Genealogy Boot Camp               Presented at the    2012 Saskatchewan Library Association                 Conference    ...
Or as I like to call this session…    How Not to Let the    Genealogists Scare          You!
Does this sound familiar?My ancestor, Harris Klein/Kline, livedin various places in Canada, including Morris,Sask., circa ...
Reaction #1
Reaction # 2
Workshop Objective
When “genealogists” approach    the reference desk… They often arrive unprepared or only have a  short time to do researc...
Steps to Follow for Staff…            (reference interview) FOCUS, FOCUS, FOCUS!!!    Ask specific questions to narrow d...
Family Chronicle’s Record         Selection Table www.familychronicle.com/records.html                                Thi...
Most Frequently Asked for     Records/Materials @ PHR Obituaries/Death notices from the Leader    Post (1883 onwards)   ...
Basic Resources to Have in Your        Library’s Collection Local history of your community/RM     Church/business/famil...
Basic Genealogy Handbooks ListSaskatchewan Tracing Your Saskatchewan Ancestors, ed. Laura  Hanowski. 3rd edition. Regina,...
Basic Genealogy Handbooks List Geographic Names of Saskatchewan by Bill Barry. People  Places Pub., 2003 Age Shall Not W...
Genealogy Magazines SGS Bulletin published by SGS (quarterly) Internet Genealogy published by  Moorshead Magazines (bi-m...
Additionally… Keep in constant contact with all of the applicable  community groups that have similar-typed collections o...
Some Basic Programming Ideas… Discovering the library’s resources – Encore/Classic  Catalogue, ILL service, newspaper dat...
Really Useful Genealogy        Websites          to      Know About
Canadian Genealogy Centre (CGC)www.collectionscanada.gc.ca/genealogy/index-e.html
Canadian Genealogy Centre (CGC) The Centre includes all physical and online  genealogical services of Library and Archive...
Major Resources found on CGC Federal Census records (1871, 1881, 1901, & 1911    returns)   Prairie Census records (1906...
In addition… Site offers a number of useful research  guides covering a wide range of topics      “how to begin” is espe...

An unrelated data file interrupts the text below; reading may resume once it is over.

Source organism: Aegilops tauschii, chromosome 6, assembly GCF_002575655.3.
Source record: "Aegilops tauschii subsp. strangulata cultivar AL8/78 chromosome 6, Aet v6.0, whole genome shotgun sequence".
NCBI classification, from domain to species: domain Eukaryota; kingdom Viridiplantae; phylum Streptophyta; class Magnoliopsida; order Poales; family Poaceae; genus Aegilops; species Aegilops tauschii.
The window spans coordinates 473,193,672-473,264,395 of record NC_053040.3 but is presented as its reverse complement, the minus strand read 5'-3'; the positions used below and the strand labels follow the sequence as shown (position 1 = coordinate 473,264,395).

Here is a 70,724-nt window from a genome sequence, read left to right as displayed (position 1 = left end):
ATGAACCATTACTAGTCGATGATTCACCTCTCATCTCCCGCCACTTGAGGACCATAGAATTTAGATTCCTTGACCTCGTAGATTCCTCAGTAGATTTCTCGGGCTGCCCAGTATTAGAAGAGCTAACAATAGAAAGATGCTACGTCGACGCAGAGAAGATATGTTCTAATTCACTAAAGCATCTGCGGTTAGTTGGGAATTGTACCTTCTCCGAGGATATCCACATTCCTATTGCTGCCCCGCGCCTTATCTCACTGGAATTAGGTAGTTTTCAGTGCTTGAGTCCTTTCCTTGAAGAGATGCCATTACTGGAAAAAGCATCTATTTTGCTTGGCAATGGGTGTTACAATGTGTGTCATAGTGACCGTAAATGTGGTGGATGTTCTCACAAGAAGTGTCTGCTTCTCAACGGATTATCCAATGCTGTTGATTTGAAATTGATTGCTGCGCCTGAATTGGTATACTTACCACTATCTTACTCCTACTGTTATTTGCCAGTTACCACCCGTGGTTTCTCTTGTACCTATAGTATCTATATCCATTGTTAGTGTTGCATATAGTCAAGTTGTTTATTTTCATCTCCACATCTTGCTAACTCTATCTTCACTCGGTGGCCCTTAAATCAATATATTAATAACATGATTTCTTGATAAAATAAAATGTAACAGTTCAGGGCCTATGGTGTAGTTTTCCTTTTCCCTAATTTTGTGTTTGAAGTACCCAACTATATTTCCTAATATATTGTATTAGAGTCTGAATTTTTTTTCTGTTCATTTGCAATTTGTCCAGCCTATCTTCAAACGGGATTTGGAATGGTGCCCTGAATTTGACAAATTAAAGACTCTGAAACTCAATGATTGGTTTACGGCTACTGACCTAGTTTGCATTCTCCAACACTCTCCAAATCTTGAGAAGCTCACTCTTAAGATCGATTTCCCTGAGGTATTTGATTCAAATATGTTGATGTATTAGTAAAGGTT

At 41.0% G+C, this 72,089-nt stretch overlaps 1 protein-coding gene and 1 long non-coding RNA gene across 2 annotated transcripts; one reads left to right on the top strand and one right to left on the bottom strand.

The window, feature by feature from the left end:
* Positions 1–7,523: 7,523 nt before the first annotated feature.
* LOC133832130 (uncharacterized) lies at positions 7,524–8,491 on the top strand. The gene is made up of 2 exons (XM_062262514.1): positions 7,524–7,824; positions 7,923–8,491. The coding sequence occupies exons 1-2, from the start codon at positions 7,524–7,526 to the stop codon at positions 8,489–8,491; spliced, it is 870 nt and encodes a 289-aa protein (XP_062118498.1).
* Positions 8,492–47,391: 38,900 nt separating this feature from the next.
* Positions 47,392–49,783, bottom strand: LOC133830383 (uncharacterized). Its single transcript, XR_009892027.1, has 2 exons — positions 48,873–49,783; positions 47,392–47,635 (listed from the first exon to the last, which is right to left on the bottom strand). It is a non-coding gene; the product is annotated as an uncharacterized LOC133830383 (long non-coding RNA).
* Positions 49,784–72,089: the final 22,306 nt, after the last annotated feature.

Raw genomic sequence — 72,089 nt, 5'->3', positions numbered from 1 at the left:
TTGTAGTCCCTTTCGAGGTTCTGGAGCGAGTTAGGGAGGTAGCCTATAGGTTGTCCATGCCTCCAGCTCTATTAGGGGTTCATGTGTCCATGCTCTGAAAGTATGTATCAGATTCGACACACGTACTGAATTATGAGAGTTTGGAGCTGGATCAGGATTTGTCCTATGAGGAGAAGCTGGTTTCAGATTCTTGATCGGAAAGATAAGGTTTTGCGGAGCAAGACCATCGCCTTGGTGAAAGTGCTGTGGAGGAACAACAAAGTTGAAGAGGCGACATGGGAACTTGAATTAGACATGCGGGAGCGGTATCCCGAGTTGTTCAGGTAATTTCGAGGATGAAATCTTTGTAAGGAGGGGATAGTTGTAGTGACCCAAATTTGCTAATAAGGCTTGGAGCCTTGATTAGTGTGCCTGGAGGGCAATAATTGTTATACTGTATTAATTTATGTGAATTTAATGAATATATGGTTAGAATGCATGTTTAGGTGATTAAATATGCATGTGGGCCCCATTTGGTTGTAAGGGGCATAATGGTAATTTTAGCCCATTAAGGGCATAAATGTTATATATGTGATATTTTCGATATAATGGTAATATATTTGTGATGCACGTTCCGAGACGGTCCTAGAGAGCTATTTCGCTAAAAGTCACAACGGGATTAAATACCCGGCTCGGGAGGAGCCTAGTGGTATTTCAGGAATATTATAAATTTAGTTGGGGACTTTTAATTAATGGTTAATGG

Microfilm Digitization Page (CGC)http://www.collectionscanada.gc.ca/microform-digitization/index-e.h
FamilySearchwww.familysearch.org
FamilySearch.org Website began in March 1999 and is available on  any internet accessible computer Created and maintaine...
Browse by Location feature
Major Canadian Resources found      on FamilySearch.org Sask. Probate Estate Files, 1887-1931 Sask. Judicial District Co...
FamilySearch’s Learning Centre Offers a variety of free online genealogy courses includinghow to begin your genealogy, re...
Additional Websites Saskatchewan GenWeb  http://www.rootsweb.ancestry.com/~cansk/Saskatchewa Canadian GenWeb Project  ht...
Continued… Canadiana http://www.canadiana.ca/en/home -    history books   Google News http://news.google.com    -newspap...
Staying Up-to Date Prairie History Blog  http://www.reginalibrary.ca/prairiehistoryblog/ -  Saskatchewan Dick’s Eastman’...
CLA’s Local History & Genealogy         Services Network A new CLA chapter created in 2012 Info about the network can be...
My Contact Info Email: maychan@reginalibrary.ca Blog: www.reginalibrary.ca/prairiehistoryblog Website: www.reginalibrar...
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Genealogy Boot Camp

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A presentation given on May 5, 2012 at the Saskatchewan Library Association Annual Conference in Regina, Saskatchewan, Canada.

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  • **Ongoing project for LAC to digitize its microfilm & microfiche collection; often new records sets such as school files can be found; IMAGES only – no nominal index
  • Genealogy Boot Camp

    1. 1. Genealogy Boot Camp Presented at the 2012 Saskatchewan Library Association Conference May 5, 2012 May P. ChanPrairie History Room, Regina Public Library ©2012
    2. 2. Or as I like to call this session… How Not to Let the Genealogists Scare You!